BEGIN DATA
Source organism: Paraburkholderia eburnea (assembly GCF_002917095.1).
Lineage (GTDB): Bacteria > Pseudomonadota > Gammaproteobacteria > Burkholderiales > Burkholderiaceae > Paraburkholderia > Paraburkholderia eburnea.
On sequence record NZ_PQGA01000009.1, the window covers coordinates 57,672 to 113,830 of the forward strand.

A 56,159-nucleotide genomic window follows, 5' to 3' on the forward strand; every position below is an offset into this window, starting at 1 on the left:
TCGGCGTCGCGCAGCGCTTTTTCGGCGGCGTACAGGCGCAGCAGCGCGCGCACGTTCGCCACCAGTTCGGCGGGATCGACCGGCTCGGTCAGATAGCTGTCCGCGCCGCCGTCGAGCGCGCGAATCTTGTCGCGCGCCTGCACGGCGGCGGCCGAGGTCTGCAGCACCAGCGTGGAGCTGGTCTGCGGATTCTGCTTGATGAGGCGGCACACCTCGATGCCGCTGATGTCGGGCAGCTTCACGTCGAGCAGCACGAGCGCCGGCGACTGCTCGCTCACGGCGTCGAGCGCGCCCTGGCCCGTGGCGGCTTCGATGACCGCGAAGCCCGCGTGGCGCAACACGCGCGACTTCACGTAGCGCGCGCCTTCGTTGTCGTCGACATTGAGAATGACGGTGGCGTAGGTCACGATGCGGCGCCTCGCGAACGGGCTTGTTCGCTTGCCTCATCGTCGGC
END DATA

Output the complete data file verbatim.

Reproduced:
Source organism: Paraburkholderia eburnea (assembly GCF_002917095.1).
Lineage (GTDB): Bacteria > Pseudomonadota > Gammaproteobacteria > Burkholderiales > Burkholderiaceae > Paraburkholderia > Paraburkholderia eburnea.
On sequence record NZ_PQGA01000009.1, the window covers coordinates 57,672 to 113,830 of the forward strand.

A 56,159-nucleotide genomic window follows, 5' to 3' on the forward strand; every position below is an offset into this window, starting at 1 on the left:
TCGGCGTCGCGCAGCGCTTTTTCGGCGGCGTACAGGCGCAGCAGCGCGCGCACGTTCGCCACCAGTTCGGCGGGATCGACCGGCTCGGTCAGATAGCTGTCCGCGCCGCCGTCGAGCGCGCGAATCTTGTCGCGCGCCTGCACGGCGGCGGCCGAGGTCTGCAGCACCAGCGTGGAGCTGGTCTGCGGATTCTGCTTGATGAGGCGGCACACCTCGATGCCGCTGATGTCGGGCAGCTTCACGTCGAGCAGCACGAGCGCCGGCGACTGCTCGCTCACGGCGTCGAGCGCGCCCTGGCCCGTGGCGGCTTCGATGACCGCGAAGCCCGCGTGGCGCAACACGCGCGACTTCACGTAGCGCGCGCCTTCGTTGTCGTCGACATTGAGAATGACGGTGGCGTAGGTCACGATGCGGCGCCTCGCGAACGGGCTTGTTCGCTTGCCTCATCGTCGGC